Saturday, November 21, 2009

3 days?

Really, 3 bad days are possible?

Who knew?

First off there is nothing going on here, nothing new, or exciting. Frankly it is boring here. GO BORING. There is no drama in my house, it is not allowed. (Well other than me being upset about the dog)

Second, I think my suspicions are right. For those who have not been reading long. SR did go through IQ testing, he maxed it out. I also know IQ tests are one of those things that folks can argue all day about. However, until someone comes up with something better, it is a tool we decided to use to help our child. We did not use it to simply say WOW. We used it is a tool to show the educators what kind of child we are dealing with. We need to accommodate him, his learning style and his needs. Just like children who have other special needs.

Third it is almost painful to put anything down in the blog...as I am always waiting to defend myself or him.

As with all bloggers, this is where I cash my chips, it is a document of my life, and my feelings about it.

So with all of that said. I picked up SR today, this time in the principals office. Nothing bad, he told the teacher, he was sensitive, and headed down his bad path, and needed to leave the room. However I do not think he made it there nearly soon enough.

We will continue to work on this, and have a meeting with the school this week. The kid is BORED. He is sitting in a classroom in which he knows everything, they are going over. My request is simple. A science mentor.

The child needs confidence. He needs achievement, it is what drives him. Sitting with his peers is not working.

He is currently in swim, Cubscouts, and church activity. I think music lessons are next on the list.

3 bad days....I am exhausted, and I am not even him.

I will be busy this weekend, Thanksgiving here at the house, Christmas program at church, and PN's family birthday. Some company is already here...

Want to feel like a failure, become a mother. There are somedays, where even the best cheerleader wants to hang up her pom poms.

15 comments:

kd said...

Oh, I meant to add: I got MUCH better when I was put in GT classes. In the early grades it was twice a week for half days and as we got older, it became 3 days. Junior high we had exclusive classes and then in high school we got to pick (coast in "regular" classes or be challenged in AP or college studies).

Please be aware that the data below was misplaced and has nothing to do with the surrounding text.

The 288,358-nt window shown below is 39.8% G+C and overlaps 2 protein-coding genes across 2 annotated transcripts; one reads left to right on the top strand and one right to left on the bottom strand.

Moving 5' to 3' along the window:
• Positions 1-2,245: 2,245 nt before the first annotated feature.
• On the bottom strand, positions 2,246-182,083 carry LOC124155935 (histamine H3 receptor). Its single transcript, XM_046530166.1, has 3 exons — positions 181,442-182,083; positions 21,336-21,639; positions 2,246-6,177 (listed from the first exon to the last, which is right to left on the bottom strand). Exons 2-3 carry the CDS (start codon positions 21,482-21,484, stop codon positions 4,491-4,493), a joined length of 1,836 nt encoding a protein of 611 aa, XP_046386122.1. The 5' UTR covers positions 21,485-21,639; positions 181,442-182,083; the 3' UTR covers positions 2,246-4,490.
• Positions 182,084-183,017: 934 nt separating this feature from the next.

Good luck in all of this; I had never considered it from my parents perspective and reading your blog has helped me get my head around how one my deal with this as the adult.

vw bug said...

You are a great mom. You care, you try and you are aware. There are no straight easy answers... or so I have learned. I wish you had it easier. I'll make sure I add extra prayers for you.

dutchgirl said...

You definitely don't have to defend yourself, it is very clear to me just from reading that you are doing your very best to get SR what he needs. I'm sure it must get exhausting, though.

And I think music lessons would be great for him to try (but then again, as a musician I'm a little biased! lol) especially given his interest in math. It might be slightly frustrating for him at first, just because as with an adult, you can "get" the concept, but the skill of playing the instrument takes practice.

I hope you can figure out a workable solution so that he has more good days, and you do too.

FbL said...

Definitely a great mom.

I wasn't quite as gifted/precocious as SR, but I was usually the "smartest" in my class and had the same perfectionist/obsessive tendencies.

What saved me was that I didn't actually start school until I was eight years old, and then it was in a one-room school, so I had the opportunity to interact with a variety of levels and even lead reading groups and such with those who were younger. It also allowed me to speed through subject areas that were easy to me but that I'd never encountered--such as math (math didn't interest me particularly so I'd never explored it independently).

As I trained to be a teacher and spent time in single-grade classrooms at the elementary level (I had been in one-room or multi-grade settings up to 7th grade), I was SOOOO grateful for the situation I'd had as a child. I would've gone nuts in a typical classroom. As it was, teachers always had to find ways to keep me occupied.

I can't imagine how frustrating things must be for Sir Roland. You are being a fantastic mom and advocate for him. Don't think for a moment that you're inadequate. *hugs*

Army Wife said...

I appreciate the feedback, and am glad i have sooo many gifted friends, and encouragement, this is HARD.

I have spent a lot of time in tears over the past 3 days...

and I know I am blessed, and things could be worse, way worse. But frankly I just want a happy child.

His happiness, is reached differently than mine, or PN, or his peers, and trying to find his happy place is proving to be challenging

FbL said...

Forgot to add:

As a music teacher, I second the music lessons suggestion, for the same reasons. Since he IS such a perfectionist, consider starting with piano, unless he expresses very strong interest in another instrument. I say that because (unlike violin, for example) a piano will make a pretty tone immediately, building his feelings of confidence and success as the physicality of playing catches up with his grasp of the concepts.